Equality under the law shall not be denied or abridged because of sex, race, color, creed, or national origin. This amendment is self-operative.
State Rep. Pat Fallon (R-Frisco) filed House Bill 250 last month that would protect motorists who hit demonstrators “blocking traffic in a public right-of-way” if the river exercises “due care.” Red isn’t sure how you would determine if a driver used due care in hitting a protestor or why you would want to provide such protection to a motorist. What’s so gall-danged important that you need to drive through a throng blocking a street anyway? If it’s a life and death situation, it is also pretty unlikely to involve your average driver in their Toyota. The bill would not change any criminal laws, but would make it more difficult to hold someone civilly liable in such cases.
Predictably, Fallon caught a lot of flack for his tone deafness in this matter and was outraged that anyone would take umbrage with making it potentially less – shall we say, troublesome – to run over a demonstrator. The Dallas Morning News has more here.
The Texas Tribune reports that members of the so-called Freedom Caucus sabotaged more than 100 bills in the Texas House last night in retribution for not getting their way in attempting to restrict abortion rights even more, make sure that everyone has a gun and that good God-fearing white people are not abused. It’s all too complicated and inside baseball for Red to explain, but it does show that there is no Republican solidarity in Texas and that the ultra rightwing of the party is willing to do anything to inflict punishment on those who will not go along with their attempt to turn Texas into the largest Christian Church in the country where the good ol’ boy whiteys are running the show.
From the Annals of the Wildflowers – In 1901, Texas legislature proclaimed the “bluebonnet” as the state flower. Although consideration was given to the cotton boll and varieties of cactus flower, the choice of the National Society of Colonial Dames of America in Texas prevailed. That was the Lupinus subcarnosus (“also known as buffalo clover or bluebonnet” as stated in the resolution) and the bluebonnet became the state flower without any recorded opposition.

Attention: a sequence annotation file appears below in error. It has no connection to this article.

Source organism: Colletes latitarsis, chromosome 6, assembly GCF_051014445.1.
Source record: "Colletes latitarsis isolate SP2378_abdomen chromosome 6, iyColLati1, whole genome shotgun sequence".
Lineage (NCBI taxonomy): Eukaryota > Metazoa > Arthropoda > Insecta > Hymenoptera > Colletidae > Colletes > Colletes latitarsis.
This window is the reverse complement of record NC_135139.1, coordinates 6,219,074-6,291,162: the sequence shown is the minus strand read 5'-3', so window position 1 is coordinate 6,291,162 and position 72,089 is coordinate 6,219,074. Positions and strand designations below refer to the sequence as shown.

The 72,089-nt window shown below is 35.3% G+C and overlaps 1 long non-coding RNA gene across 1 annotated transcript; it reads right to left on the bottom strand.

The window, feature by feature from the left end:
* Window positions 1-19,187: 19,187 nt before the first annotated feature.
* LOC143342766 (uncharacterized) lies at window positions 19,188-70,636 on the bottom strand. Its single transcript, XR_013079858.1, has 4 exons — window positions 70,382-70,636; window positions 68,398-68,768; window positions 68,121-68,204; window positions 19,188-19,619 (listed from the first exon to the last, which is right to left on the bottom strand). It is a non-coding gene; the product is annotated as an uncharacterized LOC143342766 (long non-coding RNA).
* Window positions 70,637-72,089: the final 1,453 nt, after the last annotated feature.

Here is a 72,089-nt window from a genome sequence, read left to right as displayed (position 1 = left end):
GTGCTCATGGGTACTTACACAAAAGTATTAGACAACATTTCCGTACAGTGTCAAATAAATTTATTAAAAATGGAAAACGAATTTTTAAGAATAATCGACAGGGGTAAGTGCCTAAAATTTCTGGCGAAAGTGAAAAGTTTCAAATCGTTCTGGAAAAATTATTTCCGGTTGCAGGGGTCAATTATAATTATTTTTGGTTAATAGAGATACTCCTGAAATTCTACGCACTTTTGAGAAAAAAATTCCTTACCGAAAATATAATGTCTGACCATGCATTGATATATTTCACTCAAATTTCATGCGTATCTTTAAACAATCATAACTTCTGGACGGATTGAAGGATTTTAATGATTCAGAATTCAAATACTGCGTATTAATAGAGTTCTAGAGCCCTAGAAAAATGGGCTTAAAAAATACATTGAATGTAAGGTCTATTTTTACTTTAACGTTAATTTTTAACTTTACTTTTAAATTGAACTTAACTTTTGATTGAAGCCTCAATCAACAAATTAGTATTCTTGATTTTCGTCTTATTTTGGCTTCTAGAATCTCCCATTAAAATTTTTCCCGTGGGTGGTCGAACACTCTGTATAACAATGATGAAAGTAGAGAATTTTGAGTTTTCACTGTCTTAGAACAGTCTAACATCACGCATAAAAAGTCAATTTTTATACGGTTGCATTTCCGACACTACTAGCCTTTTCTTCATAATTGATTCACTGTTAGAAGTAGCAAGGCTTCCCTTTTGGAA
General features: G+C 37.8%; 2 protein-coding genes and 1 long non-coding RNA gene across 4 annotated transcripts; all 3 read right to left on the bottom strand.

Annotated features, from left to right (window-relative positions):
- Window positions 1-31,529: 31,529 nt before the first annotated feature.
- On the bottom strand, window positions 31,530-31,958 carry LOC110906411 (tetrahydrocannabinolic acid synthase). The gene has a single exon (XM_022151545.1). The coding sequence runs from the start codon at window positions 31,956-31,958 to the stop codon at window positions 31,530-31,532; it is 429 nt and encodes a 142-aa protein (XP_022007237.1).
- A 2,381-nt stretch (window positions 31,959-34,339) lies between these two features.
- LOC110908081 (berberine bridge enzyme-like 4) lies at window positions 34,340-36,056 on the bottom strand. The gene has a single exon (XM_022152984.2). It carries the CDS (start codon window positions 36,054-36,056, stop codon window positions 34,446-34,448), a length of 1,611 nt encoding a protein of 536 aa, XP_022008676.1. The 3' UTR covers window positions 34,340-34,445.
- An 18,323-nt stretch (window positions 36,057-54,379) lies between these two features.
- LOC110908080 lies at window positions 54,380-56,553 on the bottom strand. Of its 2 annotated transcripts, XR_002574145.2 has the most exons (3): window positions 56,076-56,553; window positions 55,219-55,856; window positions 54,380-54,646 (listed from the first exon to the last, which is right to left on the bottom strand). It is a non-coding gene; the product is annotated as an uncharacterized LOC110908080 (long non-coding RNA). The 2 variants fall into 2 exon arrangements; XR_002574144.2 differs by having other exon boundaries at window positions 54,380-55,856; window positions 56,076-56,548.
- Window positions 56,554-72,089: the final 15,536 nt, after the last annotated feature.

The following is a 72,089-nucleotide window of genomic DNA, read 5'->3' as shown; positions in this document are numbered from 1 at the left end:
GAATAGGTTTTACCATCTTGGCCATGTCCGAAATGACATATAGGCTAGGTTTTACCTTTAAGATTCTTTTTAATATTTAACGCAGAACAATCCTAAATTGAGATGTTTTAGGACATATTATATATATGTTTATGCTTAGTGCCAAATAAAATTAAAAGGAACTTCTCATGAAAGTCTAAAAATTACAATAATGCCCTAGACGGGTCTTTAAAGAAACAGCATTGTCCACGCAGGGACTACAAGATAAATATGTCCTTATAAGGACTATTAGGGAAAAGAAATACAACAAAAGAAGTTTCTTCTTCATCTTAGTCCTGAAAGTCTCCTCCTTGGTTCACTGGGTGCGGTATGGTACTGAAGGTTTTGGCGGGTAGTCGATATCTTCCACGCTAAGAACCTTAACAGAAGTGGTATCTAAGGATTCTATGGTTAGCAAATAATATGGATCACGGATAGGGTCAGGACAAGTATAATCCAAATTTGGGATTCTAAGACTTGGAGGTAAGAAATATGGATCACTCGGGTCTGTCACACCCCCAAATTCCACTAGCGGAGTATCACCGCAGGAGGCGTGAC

But that is not the end of the story. Lupinus subcarnosus is a small variety of the Lupine family which largely inhabits areas of coastal and south Texas. Some wildflower enthusiasts believed that the LS was the least attractive of the Texas bluebonnets. Thus, began a push for Lupinus texensis, a hardier and showier blue beauty which covers most of Texas to take up the mantle as the official state flower.
For 70 years, the Legislature was encouraged to correct its oversight. In order to avoid any wildflower controversy or offend patrons of the Lupinus subcarnosus, the wise representatives of the people declared that both LS and LT as well as “any other variety of bluebonnet not heretofore recorded”, would now be the one and true state flower.
Well surprise, there are at least three other species of Lupines and the Legislature made all of them the state flower as well. If new species are discovered, they also will automatically be the Texas State Flower.
As it stands now, the five state flowers of Texas are:
Lupinus subcarnosus, the original which grows naturally in deep sandy loams from Leon County southwest to LaSalle County and down to the northern part of Hidalgo County in the Valley.
Lupinus texensis, the most widely known and easiest of all the species to grow.
Lupinus Havardii, also known as the Big Bend or Chisos Bluebonnet, is the most majestic of the Texas bluebonnet tribe with flowering spikes up to three feet.
Lupinus concinnus, a small Lupine known as the Annual Bluebonnet grows from 2 to 7 inches tall and has flowers which combine elements of white, rosy purple and lavender. It is uncommon in the Trans-Pecos region.
Lupinus plattensis, also known as the Dune Bluebonnet, the Plains Bluebonnet and heretically the Nebraska Lupine, grows to about 2 feet tall and is the only perennial species in the state, It is found mostly on sand hills in the Panhandle.